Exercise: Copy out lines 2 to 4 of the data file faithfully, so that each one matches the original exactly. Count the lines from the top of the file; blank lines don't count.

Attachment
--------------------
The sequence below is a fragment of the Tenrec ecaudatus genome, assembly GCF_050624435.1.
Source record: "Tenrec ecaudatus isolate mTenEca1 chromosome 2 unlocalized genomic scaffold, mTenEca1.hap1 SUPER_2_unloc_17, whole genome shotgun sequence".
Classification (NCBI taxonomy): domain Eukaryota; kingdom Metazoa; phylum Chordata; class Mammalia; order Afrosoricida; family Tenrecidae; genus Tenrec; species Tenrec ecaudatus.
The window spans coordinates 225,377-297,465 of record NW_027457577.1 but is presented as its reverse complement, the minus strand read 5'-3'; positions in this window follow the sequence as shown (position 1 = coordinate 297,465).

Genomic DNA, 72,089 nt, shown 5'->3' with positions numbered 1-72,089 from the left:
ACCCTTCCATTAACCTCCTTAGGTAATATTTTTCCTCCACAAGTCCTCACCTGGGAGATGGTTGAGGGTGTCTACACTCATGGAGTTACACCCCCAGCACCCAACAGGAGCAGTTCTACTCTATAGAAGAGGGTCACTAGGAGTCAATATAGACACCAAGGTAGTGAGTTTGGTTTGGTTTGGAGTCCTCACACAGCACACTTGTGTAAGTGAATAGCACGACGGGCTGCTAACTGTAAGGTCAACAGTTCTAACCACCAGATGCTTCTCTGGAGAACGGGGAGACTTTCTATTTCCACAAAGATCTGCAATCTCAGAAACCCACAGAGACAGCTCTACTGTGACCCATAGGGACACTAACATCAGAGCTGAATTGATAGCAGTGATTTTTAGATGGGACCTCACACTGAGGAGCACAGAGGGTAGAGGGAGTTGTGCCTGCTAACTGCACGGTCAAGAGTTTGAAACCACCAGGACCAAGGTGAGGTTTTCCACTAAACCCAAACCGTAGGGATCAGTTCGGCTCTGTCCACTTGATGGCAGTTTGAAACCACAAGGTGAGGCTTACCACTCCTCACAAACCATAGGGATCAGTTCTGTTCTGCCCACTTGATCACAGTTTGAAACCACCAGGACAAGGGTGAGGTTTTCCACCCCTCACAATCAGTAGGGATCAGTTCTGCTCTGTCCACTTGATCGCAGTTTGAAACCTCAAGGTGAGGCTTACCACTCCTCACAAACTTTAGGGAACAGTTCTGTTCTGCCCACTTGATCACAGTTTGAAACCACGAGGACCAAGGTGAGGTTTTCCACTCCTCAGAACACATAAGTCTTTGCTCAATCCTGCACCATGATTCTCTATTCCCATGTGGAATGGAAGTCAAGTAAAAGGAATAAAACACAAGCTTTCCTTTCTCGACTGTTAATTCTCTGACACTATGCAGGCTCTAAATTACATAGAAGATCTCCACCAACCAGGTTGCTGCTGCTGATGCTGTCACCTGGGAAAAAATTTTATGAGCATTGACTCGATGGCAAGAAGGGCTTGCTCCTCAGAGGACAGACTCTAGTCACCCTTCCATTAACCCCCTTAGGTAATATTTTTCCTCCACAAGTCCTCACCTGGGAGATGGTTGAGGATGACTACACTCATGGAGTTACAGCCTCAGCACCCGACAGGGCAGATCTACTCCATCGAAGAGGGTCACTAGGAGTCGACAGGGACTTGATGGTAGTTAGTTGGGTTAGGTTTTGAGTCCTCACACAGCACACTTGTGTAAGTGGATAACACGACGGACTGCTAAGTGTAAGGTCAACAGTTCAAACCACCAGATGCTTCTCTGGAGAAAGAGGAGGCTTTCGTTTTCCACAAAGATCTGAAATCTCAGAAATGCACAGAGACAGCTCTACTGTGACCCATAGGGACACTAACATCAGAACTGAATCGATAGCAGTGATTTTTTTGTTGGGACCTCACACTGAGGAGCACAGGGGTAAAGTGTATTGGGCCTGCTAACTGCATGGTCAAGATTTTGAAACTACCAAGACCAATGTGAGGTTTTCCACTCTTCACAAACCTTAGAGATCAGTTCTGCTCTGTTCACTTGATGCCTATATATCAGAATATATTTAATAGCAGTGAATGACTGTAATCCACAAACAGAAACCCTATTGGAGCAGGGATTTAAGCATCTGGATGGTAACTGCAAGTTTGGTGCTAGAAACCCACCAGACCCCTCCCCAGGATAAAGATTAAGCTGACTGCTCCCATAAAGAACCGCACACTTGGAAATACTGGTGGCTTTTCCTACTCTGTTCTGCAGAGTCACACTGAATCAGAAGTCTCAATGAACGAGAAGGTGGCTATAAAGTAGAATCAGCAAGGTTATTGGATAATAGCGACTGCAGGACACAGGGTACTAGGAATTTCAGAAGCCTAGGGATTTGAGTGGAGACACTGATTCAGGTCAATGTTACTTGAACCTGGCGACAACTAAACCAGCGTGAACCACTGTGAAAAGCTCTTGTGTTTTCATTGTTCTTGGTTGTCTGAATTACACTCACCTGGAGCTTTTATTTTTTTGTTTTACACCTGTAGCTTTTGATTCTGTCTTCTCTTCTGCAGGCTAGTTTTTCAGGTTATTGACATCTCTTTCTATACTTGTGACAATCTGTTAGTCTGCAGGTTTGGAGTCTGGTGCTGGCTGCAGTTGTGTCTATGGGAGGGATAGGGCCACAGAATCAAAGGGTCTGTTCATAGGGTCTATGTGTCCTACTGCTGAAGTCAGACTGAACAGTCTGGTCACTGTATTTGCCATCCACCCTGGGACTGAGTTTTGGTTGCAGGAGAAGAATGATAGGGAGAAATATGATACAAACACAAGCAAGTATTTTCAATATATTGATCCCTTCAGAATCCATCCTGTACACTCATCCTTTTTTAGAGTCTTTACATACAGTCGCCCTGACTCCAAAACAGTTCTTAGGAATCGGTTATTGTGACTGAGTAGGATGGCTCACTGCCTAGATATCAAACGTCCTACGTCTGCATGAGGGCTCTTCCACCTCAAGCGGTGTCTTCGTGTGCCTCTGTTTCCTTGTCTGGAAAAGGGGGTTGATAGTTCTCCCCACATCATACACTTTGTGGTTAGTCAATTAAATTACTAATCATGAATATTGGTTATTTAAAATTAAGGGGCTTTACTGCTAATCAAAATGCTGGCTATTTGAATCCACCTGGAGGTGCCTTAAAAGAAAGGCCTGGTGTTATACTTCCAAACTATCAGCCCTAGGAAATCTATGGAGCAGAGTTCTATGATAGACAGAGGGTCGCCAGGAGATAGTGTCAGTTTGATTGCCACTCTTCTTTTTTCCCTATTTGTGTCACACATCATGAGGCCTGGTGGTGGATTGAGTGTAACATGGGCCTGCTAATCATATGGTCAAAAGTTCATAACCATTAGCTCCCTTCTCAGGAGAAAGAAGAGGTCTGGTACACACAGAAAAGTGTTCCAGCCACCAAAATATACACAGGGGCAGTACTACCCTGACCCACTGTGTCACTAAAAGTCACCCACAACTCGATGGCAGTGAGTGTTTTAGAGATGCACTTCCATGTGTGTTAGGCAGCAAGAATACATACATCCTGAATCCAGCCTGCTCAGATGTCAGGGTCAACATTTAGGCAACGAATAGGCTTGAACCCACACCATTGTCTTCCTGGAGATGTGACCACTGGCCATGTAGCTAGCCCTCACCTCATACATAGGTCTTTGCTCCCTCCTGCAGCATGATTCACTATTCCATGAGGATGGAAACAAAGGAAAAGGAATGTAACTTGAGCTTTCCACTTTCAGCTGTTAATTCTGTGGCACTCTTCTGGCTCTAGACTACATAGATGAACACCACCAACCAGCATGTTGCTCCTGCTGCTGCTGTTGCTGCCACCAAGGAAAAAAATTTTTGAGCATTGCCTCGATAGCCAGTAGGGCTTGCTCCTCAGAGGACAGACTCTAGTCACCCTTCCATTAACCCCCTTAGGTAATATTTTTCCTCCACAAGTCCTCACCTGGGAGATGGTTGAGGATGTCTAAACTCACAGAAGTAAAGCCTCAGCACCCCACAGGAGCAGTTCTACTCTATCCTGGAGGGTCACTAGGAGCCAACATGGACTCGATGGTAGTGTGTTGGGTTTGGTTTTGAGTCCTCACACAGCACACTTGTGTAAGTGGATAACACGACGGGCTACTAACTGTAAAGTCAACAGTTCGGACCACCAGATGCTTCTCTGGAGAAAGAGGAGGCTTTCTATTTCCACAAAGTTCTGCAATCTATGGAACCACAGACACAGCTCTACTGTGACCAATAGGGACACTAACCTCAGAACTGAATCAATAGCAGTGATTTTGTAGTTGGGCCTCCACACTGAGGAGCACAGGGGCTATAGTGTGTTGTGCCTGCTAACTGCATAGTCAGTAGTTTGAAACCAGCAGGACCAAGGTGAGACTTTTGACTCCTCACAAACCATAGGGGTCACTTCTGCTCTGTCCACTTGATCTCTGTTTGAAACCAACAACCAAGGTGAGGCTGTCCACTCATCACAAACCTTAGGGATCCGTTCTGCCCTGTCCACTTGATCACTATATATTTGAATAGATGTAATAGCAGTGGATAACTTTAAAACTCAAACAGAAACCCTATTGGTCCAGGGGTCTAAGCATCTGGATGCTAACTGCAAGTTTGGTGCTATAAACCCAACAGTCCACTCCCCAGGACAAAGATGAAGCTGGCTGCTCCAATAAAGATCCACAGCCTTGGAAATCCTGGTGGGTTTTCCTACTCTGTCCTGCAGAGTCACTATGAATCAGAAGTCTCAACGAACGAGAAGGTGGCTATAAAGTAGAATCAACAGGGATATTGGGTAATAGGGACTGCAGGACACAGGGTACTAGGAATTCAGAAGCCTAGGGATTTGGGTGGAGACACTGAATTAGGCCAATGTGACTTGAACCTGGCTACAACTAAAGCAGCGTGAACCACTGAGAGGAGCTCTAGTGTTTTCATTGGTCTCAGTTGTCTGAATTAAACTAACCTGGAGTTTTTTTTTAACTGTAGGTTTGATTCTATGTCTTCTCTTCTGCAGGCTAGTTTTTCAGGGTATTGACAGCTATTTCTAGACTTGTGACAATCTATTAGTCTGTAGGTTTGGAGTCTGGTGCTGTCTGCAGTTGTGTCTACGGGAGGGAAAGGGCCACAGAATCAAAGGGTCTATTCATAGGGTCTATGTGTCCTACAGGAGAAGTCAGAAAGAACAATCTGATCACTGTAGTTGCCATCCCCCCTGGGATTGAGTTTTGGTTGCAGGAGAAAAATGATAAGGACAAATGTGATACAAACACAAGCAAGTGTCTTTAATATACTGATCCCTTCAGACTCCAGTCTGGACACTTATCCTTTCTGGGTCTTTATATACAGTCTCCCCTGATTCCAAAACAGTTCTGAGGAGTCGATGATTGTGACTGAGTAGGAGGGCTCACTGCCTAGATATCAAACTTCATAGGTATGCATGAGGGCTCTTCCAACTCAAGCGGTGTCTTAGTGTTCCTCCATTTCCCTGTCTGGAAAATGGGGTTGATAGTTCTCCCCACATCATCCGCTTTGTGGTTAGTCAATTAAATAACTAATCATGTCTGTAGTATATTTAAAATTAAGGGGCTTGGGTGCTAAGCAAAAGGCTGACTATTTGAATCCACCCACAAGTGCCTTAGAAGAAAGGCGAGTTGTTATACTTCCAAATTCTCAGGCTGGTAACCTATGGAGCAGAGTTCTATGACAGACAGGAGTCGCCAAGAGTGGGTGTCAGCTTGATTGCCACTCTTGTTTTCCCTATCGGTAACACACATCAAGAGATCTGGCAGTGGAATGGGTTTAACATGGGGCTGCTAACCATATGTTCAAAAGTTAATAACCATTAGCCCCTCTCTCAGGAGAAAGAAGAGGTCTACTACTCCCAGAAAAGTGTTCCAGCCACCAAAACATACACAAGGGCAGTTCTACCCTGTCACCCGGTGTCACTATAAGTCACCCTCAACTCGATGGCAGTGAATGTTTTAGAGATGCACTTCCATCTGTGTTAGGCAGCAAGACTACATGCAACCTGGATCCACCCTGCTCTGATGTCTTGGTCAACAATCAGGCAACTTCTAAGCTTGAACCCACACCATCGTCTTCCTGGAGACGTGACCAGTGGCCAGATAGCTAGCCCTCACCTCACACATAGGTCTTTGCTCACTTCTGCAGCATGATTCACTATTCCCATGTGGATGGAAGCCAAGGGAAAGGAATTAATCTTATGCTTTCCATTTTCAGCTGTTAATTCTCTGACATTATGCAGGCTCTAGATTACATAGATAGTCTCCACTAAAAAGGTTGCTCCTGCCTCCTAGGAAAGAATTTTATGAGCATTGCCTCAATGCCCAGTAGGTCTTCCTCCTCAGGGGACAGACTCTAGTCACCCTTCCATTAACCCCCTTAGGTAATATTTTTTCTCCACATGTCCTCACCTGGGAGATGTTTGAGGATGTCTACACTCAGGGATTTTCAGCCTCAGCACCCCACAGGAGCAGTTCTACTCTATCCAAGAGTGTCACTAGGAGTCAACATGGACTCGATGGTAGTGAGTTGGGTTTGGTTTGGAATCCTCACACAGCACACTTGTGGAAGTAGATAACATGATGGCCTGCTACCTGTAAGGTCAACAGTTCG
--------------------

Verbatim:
Source record: "Tenrec ecaudatus isolate mTenEca1 chromosome 2 unlocalized genomic scaffold, mTenEca1.hap1 SUPER_2_unloc_17, whole genome shotgun sequence".
Classification (NCBI taxonomy): domain Eukaryota; kingdom Metazoa; phylum Chordata; class Mammalia; order Afrosoricida; family Tenrecidae; genus Tenrec; species Tenrec ecaudatus.
The window spans coordinates 225,377-297,465 of record NW_027457577.1 but is presented as its reverse complement, the minus strand read 5'-3'; positions in this window follow the sequence as shown (position 1 = coordinate 297,465).